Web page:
This is not about a church career or competition. If you want to be a leader among believers, become a servant to them.
The estates in today’s world have been formally abolished (except in a small number of countries), but the social ladder still exists and generates inequality among people. The criterion of well-being is to occupy the highest possible step of that ladder. Many are seduced by money and power. With the help of wealth, one can buy opportunities and comfortable life, while power opens the way to an increased personal ego. The mixture of pride and vanity is the main motivation for many human actions: to feel your own superiority over another human being is such a sweet feeling!
Some people make colossal efforts to achieve a high position in society and gain wealth only because they are afraid of poverty and humiliation deep down, and want to show someone in particular or the whole world that they are exceptional and talented. The problem is not power per se (it is called upon by nature to ensure law and order, to protect the country from falling into chaos and to prevent the invasion of hell on earth) and not wealth (work must be paid for, and it is normal these days if a person receives a decent reward for a good and consistent work). It is the motivation. When the distribution of future positions in the Kingdom of Heaven among the Apostles took place before the eyes of the Savior, He explained to His disciples that God is beyond the pagan understanding of power. There is no submission of the weak to the strong, and no welfare distribution based on caste.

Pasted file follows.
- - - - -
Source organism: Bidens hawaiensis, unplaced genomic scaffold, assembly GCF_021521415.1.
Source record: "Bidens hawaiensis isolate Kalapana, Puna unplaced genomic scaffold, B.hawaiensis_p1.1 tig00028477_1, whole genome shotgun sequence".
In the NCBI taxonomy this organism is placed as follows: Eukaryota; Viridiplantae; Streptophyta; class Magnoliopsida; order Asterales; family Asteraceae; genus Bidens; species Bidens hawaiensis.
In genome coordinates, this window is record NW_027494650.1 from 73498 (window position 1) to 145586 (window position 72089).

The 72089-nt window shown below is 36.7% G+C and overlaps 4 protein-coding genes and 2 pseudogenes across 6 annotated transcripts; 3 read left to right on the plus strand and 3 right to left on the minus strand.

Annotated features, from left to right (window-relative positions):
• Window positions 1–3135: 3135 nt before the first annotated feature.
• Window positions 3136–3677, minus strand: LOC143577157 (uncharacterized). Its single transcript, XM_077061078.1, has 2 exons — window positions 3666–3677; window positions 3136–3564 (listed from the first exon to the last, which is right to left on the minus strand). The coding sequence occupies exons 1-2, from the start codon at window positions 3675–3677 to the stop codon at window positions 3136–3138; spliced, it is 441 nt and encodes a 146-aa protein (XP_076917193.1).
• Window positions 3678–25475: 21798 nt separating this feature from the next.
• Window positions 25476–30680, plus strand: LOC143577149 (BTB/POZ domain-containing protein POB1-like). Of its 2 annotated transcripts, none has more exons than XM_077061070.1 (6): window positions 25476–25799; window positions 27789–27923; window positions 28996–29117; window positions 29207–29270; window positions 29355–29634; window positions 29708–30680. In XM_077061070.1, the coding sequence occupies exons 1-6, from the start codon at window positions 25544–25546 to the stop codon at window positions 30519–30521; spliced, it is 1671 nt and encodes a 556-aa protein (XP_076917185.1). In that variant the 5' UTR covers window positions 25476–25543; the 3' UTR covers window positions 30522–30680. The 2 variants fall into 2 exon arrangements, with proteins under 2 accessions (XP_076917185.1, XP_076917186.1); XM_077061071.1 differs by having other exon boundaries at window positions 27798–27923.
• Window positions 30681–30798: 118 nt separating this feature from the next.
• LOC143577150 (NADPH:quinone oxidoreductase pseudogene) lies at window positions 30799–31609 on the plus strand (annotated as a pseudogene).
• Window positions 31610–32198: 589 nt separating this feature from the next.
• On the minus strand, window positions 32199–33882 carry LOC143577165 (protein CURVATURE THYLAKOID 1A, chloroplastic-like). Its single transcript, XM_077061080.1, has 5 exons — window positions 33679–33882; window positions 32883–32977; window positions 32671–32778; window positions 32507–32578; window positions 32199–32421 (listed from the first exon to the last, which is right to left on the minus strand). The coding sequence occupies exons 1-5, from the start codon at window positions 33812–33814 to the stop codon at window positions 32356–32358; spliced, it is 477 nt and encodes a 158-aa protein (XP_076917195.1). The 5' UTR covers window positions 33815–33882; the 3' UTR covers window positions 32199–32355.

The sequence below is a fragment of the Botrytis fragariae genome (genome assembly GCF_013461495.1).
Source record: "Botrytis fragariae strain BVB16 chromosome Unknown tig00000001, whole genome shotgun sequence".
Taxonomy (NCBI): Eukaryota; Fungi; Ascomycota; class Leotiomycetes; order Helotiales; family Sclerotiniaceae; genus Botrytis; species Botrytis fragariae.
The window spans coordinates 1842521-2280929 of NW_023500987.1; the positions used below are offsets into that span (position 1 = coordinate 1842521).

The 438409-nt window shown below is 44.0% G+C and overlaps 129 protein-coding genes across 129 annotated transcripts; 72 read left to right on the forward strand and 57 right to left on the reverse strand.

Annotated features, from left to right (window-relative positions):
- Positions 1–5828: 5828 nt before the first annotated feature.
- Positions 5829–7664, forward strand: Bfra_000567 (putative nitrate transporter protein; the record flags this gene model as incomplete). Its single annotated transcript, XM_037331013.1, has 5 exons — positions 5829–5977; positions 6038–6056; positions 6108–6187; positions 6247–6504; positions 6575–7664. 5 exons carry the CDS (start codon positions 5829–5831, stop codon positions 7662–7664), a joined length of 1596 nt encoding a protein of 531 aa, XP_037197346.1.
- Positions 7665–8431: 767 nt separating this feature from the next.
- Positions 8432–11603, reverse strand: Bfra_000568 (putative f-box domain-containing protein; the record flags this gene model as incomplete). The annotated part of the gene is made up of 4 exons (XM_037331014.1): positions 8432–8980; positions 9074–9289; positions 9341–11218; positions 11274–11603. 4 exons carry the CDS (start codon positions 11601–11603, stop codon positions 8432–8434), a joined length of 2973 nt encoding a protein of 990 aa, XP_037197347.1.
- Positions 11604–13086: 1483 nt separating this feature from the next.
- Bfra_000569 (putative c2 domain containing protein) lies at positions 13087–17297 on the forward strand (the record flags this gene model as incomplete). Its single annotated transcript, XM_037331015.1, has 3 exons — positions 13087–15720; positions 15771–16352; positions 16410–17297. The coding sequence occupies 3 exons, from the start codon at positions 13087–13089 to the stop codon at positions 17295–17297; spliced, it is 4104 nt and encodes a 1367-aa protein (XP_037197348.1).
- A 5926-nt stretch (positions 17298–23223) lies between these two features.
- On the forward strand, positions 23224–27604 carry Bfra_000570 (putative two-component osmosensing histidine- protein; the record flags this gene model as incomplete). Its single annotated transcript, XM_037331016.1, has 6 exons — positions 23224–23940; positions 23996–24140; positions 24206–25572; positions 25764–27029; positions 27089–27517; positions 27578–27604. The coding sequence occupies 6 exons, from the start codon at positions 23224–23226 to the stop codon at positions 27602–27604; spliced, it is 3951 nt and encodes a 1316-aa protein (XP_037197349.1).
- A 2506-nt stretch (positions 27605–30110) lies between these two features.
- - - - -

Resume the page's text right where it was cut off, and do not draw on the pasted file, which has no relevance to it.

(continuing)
There is no citizenship for God in the sense that people put into it. After all, the Savior himself said, “The Son of man came not to be ministered unto, but to minister, and to give his life a ransom for many” (Matthew 20:28). During his earthly ministry, the Savior came to people in different cities and villages, preached about achieving eternal happiness, healed and raised them from the dead, and finally suffered martyrdom. This is the way of life of the One whom Christians call the Lord, that is, the Master. Our Master was serving people; He continues to serve them now and will serve them in the future. How dramatically this model of superiority in Christ contrasts the ideology of leadership in human society. People seek power in order to subjugate others and revel in their power. Meanwhile, God, as a self-sufficient Being, is the fullness of all things; He both rules the world of human fates and serves us in the process, because of His abundant love.
The formula of Christian leadership is seen by the world as sheer madness. However, it is only by serving people that you can achieve what the disciples asked Christ for – a high position in the Kingdom of God, whether you are an ordinary worker or a high-ranking official. Once again, we come to the assumption that the words about the high position in the Abode of God is very tentative and is given with respect to our ideas about the Creator. We are called to serve people wherever we are equipped to do so. Work must be done well, and a brother in need must be helped. Mercy should become our personal ideology and habit. Do we want to be the first in the Kingdom of Heaven? Let us focus all our efforts not on competition and attempts to glorify our neighbor in every way, but on helping and serving him. Just imagine how the world of people would change and assume true service as your way of life.
Translated by The Catalogue of Good Deeds